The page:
FMCSA withdraws rulemaking on entry-level driver training

By Jill Dunn on

In light of feedback and new regulations, the Federal Motor Carrier Safety Administration is withdrawing its 2007 entry-level driver training rulemaking to pursue a new proposal.

On Sept. 19, the agency announced it was withdrawing its Notice of Proposed Rulemaking, noting the 2012 highway reauthorization act included language on setting these standards. “…A new rulemaking would provide the most effective starting point for implementing” the new regulations, the FMCSA wrote.

The agency added that it had considered comments submitted on the NPRM, feedback received during the public listening sessions last spring and the FMCSA’s Motor Carrier Safety Advisory Committee June report.

The agency currently has two research projects underway to gather supporting information on the effectiveness of entry-level driver training.

The 2012 law mandates the FMCSA issue a Final Rule by Oct.1. It also stipulates training address knowledge and skills for operation, specific requirements for hazmat endorsements and a uniform federal standard be set for training.

In 1991, after Congress directed the Federal Highway Administration study the issue, the FHWA published a three-volume study concluding “on-street hours” of training was necessary as a standard. The FMCSA issued a training rule in 2004, but a federal appellate court returned it to the agency the following year because it lacked behind-the-wheel training.

8 comments
Andres James
Andres James

Sighting visual business logo!  On the internet first impressions count and that’s likely to be your business is your logo.

Edsaid
Edsaid

It's like everything else. When there is a problem the government steps in and makes a real mess of it by over reacting.

There is definitly a serious problem on our roads and yes people should be trained to drive. There are many other things people do that nobody would imagine doing without training that are far less dangerous than traveling down the road in a large piece of metal at a high rate of speed.

It used to be when growing up you would be exposed to things that you would later need to know as an adult. You may have learned to operate a mower or have had some opportunities to work with a parent, uncle or at a summer job where you had exposure to equipment or even some early driver training. But most people don't get that opportunity anymore and haven't for some time. This makes formal training that much more important. Not just for truck drivers but for everyone, so it needs to be put back in school as a regular class for the basic driver's license. Advance classes can be set up after that for professional drivers.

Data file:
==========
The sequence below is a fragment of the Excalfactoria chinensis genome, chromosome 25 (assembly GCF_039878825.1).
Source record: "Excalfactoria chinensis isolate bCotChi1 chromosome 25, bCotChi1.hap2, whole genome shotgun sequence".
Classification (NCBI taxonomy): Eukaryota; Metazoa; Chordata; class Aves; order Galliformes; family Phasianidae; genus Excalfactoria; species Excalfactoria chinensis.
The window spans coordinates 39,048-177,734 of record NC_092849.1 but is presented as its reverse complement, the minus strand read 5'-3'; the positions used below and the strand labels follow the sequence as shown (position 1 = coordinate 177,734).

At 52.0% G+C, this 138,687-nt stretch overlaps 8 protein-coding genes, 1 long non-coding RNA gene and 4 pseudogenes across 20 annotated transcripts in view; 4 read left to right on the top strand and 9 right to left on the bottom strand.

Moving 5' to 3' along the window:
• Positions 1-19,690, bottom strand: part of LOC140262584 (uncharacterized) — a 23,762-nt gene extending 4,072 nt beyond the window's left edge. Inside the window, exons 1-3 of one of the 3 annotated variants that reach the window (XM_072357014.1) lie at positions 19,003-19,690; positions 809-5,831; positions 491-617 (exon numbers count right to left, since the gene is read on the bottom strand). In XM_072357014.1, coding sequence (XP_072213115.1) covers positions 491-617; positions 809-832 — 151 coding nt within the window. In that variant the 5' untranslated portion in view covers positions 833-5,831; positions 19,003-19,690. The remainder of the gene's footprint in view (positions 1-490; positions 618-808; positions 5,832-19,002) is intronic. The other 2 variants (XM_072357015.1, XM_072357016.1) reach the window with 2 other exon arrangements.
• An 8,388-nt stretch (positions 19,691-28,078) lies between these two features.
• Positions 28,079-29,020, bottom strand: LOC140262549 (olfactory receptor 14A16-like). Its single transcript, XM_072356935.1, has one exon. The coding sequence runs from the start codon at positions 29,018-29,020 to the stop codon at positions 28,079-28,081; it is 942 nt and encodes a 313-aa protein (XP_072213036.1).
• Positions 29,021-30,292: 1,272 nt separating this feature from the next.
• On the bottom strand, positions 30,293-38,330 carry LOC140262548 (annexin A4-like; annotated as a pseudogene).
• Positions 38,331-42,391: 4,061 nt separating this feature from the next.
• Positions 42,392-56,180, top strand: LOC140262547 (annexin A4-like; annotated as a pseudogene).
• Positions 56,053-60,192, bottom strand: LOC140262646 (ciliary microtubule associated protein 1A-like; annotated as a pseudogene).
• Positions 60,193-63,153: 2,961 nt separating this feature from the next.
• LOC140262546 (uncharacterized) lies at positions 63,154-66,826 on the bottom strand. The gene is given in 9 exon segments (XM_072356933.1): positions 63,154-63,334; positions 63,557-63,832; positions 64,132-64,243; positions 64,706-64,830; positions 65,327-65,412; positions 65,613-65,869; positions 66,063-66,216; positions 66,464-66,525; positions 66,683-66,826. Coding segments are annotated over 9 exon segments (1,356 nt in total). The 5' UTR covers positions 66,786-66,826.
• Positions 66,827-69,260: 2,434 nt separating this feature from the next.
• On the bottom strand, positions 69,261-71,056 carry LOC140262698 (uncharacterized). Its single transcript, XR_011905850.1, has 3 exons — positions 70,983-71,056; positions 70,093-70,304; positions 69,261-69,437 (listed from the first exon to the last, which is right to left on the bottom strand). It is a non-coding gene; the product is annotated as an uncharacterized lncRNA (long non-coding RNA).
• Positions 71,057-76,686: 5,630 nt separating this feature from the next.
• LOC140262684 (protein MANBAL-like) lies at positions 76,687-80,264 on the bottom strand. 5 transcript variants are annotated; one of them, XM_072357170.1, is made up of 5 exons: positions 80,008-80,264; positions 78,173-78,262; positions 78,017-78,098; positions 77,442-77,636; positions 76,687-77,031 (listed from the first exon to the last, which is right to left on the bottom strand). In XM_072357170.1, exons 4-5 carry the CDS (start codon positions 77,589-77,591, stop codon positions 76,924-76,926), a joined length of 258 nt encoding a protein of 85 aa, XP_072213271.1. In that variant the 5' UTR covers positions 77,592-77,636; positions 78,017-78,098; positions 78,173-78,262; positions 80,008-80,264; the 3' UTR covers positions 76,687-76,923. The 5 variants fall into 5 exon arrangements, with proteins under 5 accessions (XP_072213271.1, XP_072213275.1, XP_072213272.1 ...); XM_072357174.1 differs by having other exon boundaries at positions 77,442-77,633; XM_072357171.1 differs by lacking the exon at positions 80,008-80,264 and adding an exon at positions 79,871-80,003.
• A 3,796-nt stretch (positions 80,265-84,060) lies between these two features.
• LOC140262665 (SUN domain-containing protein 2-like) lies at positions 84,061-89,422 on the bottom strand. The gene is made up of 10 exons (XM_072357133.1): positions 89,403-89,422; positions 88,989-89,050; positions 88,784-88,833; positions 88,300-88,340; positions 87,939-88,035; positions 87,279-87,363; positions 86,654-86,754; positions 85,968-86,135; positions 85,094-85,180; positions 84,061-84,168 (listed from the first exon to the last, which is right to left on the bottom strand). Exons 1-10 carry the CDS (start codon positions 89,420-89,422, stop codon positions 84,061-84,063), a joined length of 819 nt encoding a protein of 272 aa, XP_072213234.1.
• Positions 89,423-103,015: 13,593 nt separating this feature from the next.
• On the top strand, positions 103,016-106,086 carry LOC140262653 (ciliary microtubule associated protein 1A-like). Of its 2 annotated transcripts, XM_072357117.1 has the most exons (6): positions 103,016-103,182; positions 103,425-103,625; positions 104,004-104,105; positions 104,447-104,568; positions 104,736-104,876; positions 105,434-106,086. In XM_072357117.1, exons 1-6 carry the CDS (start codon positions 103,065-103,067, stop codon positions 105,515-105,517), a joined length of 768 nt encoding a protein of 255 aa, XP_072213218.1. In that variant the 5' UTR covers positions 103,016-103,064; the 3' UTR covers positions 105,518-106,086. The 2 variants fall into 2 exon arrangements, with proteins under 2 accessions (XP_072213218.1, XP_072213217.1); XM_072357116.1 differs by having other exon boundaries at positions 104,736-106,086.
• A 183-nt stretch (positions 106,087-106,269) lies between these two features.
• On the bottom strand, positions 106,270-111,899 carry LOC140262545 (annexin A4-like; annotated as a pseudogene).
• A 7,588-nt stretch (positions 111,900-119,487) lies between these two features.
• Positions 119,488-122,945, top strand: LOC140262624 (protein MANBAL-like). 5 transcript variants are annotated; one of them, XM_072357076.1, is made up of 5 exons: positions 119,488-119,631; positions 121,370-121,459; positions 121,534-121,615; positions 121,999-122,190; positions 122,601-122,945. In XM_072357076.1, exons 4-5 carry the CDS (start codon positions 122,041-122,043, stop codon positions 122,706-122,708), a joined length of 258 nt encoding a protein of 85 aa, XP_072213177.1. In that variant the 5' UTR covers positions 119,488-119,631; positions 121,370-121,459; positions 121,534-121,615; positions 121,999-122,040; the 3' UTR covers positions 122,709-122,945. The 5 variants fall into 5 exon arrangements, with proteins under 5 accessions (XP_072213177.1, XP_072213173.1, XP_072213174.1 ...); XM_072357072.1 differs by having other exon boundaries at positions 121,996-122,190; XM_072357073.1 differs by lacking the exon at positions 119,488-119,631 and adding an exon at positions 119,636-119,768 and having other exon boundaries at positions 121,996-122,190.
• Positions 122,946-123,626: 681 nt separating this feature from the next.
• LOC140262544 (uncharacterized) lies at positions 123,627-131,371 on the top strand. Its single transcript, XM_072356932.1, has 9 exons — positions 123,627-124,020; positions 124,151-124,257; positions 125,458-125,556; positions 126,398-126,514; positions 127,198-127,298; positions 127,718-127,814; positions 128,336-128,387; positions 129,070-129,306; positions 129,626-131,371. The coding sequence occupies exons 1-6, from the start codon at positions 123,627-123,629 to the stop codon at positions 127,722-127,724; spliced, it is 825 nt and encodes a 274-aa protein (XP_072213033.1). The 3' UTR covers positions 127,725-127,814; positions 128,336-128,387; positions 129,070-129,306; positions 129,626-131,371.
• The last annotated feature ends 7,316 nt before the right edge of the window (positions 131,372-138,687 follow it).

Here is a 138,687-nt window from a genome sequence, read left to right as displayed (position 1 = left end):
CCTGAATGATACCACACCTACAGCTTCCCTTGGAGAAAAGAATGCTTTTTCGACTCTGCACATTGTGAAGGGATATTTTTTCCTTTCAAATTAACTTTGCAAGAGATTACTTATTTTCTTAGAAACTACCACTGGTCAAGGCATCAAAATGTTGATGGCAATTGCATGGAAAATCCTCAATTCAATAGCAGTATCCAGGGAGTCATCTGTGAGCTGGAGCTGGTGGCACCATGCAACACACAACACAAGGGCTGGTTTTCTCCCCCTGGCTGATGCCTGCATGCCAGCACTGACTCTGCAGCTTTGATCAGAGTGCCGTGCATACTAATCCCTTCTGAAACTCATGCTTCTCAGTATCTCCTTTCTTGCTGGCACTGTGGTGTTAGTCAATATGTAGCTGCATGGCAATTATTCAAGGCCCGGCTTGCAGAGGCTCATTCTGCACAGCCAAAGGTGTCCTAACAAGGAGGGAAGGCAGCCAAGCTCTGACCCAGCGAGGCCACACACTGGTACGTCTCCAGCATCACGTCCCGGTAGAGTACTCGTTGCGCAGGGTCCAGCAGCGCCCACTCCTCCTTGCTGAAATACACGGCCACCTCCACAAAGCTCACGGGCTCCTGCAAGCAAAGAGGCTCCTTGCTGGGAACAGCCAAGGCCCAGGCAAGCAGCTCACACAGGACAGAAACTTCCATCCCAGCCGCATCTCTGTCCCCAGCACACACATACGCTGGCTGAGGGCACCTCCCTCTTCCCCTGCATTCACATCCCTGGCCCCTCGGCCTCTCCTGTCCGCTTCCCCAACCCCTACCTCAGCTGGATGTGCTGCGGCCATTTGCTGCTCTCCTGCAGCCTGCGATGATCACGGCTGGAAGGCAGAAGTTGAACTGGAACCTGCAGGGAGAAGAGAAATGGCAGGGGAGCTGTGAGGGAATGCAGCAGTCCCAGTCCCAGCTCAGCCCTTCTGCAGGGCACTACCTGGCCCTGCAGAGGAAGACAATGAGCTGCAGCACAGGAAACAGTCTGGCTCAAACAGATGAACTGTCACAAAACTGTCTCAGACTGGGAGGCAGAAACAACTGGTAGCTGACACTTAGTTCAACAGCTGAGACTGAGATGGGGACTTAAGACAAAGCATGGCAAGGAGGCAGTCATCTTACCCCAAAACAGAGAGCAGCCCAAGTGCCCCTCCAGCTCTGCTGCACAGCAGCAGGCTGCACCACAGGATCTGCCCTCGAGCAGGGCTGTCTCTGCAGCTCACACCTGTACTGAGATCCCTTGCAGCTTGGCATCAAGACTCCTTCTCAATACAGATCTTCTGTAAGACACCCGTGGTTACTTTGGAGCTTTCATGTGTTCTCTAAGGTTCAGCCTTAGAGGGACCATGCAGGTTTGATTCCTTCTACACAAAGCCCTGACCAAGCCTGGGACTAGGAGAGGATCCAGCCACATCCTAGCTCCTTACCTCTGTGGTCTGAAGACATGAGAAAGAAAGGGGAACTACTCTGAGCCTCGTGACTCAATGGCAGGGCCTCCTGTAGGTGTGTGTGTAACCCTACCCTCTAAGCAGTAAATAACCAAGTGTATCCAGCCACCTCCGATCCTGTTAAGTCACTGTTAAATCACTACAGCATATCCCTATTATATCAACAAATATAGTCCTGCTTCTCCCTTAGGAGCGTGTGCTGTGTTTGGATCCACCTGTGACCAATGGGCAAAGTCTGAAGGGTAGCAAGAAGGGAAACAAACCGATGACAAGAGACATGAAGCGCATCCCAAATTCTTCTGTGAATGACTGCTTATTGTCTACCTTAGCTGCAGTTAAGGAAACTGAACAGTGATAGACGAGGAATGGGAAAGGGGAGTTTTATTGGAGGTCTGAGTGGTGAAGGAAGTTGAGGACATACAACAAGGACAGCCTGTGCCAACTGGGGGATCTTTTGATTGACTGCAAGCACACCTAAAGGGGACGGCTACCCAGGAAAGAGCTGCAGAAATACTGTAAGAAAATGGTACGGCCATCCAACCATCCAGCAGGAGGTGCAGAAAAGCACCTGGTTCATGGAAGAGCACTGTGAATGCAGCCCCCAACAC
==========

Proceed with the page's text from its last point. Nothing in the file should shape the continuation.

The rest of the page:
Truck driving is an important profession and should be treated as such along with the respect it deserves.   

Old Lady Driver
Old Lady Driver

As a former Truck Driving School teacher and a Company Driver Trainer over the years. I totally agree with EVERYTHING  DOTDoctor said.  Now retired from driving, but working in a trucking company office, I see it consistently

lack of early training effects us ALL.  Youngsters have no way of knowing what they have never been made aware of, they must be taught early on and consistently!!

DOTDoctor
DOTDoctor

I have been wondering how long the "open" training policy would stand.  Right now there appears to be no guidance or restriction on who can teach a new entry driver or how it is done.  There needs to be a set format so all trainer are of the same minimum standard and on the same page.  This should happen during driving school so it is done by licensed teachers.  Companies should adopt a best practice to train their workers to their specific vehicles as well as introductory training for new hires and a more through one for new entry hires. 

 

We have too many steering wheel holders on the road today due to high turnover and companies needing a "pulse behind the wheel".  Has technology inspired this since dispatch and operations feel they can "run" the truck from the office?